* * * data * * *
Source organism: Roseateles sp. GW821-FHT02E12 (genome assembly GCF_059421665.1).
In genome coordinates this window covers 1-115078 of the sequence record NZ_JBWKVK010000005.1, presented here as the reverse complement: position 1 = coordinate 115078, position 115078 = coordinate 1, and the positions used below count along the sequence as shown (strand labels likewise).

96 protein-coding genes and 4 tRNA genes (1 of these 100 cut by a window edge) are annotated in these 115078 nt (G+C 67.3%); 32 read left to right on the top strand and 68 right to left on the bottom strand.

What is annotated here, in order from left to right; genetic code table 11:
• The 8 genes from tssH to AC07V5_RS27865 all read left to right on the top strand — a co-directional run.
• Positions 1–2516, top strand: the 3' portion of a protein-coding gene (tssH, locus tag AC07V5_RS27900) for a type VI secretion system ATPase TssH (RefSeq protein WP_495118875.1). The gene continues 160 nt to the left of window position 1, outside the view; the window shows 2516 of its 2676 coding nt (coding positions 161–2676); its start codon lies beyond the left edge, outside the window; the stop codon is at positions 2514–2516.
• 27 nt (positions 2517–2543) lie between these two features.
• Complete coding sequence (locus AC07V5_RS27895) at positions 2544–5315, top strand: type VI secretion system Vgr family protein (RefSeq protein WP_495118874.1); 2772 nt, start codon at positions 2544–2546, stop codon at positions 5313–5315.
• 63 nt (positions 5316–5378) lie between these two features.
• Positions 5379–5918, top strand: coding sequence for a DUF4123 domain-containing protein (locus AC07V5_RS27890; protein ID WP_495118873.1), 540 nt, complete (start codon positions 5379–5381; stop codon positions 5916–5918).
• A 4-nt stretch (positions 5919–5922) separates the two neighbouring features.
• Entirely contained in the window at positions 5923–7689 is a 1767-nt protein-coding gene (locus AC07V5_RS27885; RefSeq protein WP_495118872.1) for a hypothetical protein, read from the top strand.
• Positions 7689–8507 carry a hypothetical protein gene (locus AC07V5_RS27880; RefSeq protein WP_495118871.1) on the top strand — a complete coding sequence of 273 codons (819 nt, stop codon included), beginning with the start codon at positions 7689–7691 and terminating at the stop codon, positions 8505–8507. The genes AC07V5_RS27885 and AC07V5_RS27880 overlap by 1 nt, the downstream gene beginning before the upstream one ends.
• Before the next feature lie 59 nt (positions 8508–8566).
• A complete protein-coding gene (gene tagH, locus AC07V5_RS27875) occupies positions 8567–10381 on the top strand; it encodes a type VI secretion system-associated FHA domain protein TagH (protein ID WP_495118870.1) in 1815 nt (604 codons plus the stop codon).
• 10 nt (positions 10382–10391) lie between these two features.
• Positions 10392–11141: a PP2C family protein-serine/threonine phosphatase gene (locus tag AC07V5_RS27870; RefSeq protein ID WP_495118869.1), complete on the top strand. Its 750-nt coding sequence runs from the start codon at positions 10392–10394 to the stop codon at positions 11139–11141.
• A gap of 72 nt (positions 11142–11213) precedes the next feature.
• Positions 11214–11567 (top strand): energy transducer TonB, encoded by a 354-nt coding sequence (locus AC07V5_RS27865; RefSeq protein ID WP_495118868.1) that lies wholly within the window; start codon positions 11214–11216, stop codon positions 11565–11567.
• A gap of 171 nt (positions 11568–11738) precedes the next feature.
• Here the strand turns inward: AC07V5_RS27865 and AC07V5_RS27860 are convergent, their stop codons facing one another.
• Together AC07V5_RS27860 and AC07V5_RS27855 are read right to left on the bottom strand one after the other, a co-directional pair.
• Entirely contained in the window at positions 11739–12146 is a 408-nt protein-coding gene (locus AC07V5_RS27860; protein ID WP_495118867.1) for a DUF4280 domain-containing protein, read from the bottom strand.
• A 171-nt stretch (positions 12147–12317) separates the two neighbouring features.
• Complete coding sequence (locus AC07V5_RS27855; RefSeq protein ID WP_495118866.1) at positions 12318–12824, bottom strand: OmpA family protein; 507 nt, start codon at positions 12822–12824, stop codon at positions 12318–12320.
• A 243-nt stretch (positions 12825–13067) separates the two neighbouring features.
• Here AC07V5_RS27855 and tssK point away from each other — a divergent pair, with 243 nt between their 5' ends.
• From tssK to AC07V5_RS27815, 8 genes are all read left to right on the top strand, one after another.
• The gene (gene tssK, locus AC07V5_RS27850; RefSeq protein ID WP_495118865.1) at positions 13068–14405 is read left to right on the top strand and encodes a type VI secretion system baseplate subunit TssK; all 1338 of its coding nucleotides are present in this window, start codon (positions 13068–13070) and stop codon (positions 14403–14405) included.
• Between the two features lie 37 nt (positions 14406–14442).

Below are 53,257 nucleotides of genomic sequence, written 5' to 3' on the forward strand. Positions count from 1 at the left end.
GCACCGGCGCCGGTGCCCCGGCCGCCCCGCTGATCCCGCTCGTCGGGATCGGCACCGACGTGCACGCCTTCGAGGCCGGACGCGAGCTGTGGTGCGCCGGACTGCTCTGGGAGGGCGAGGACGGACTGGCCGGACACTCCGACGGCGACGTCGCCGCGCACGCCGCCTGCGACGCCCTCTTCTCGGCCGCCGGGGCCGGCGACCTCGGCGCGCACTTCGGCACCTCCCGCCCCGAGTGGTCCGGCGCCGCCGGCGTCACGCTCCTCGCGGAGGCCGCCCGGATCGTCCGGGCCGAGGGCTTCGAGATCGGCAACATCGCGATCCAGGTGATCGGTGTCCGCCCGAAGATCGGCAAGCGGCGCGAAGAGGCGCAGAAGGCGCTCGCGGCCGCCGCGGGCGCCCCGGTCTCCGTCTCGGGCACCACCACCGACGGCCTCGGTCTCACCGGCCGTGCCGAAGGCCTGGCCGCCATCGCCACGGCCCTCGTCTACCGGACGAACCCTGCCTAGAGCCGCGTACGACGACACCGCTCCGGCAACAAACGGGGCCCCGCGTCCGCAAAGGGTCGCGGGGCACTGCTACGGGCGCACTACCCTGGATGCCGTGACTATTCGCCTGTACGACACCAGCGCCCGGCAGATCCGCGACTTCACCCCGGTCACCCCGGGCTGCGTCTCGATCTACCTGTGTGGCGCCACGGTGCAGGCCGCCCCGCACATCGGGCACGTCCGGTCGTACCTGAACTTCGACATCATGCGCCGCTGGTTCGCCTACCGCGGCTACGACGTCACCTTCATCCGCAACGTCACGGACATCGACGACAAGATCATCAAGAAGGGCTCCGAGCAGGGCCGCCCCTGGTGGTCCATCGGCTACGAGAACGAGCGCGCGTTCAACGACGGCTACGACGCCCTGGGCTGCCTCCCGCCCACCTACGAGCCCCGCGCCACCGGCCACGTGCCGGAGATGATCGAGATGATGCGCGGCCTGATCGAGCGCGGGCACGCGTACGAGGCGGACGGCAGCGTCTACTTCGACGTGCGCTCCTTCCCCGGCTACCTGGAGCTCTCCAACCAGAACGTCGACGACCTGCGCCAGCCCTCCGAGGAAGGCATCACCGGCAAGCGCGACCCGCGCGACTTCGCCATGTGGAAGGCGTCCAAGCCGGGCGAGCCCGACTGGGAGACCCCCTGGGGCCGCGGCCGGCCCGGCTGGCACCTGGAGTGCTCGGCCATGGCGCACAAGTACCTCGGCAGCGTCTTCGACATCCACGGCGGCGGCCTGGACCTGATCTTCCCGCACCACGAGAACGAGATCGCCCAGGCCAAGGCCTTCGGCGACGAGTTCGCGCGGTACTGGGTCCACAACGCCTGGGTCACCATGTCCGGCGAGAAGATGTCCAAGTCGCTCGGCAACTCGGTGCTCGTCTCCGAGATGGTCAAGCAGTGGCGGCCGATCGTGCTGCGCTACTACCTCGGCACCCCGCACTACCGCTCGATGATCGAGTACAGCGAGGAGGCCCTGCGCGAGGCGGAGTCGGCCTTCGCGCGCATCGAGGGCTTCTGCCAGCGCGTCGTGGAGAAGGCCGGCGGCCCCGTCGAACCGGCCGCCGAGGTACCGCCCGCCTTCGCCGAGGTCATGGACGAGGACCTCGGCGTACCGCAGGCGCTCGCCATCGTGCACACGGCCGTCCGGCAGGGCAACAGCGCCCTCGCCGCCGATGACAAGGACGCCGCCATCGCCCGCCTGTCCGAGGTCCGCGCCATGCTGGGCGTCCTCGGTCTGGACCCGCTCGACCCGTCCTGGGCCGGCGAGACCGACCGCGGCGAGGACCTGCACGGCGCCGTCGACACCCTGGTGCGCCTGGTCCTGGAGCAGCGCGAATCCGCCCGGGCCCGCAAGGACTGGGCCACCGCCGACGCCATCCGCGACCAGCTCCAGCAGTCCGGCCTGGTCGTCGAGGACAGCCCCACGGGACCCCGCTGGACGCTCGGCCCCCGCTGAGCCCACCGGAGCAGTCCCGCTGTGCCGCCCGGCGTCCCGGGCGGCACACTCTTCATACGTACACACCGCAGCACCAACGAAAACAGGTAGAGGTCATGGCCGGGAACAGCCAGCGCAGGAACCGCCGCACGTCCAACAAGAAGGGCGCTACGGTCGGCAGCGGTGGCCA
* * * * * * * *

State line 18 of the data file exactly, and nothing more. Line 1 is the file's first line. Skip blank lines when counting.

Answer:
• A gap of 72 nt (positions 11142–11213) precedes the next feature.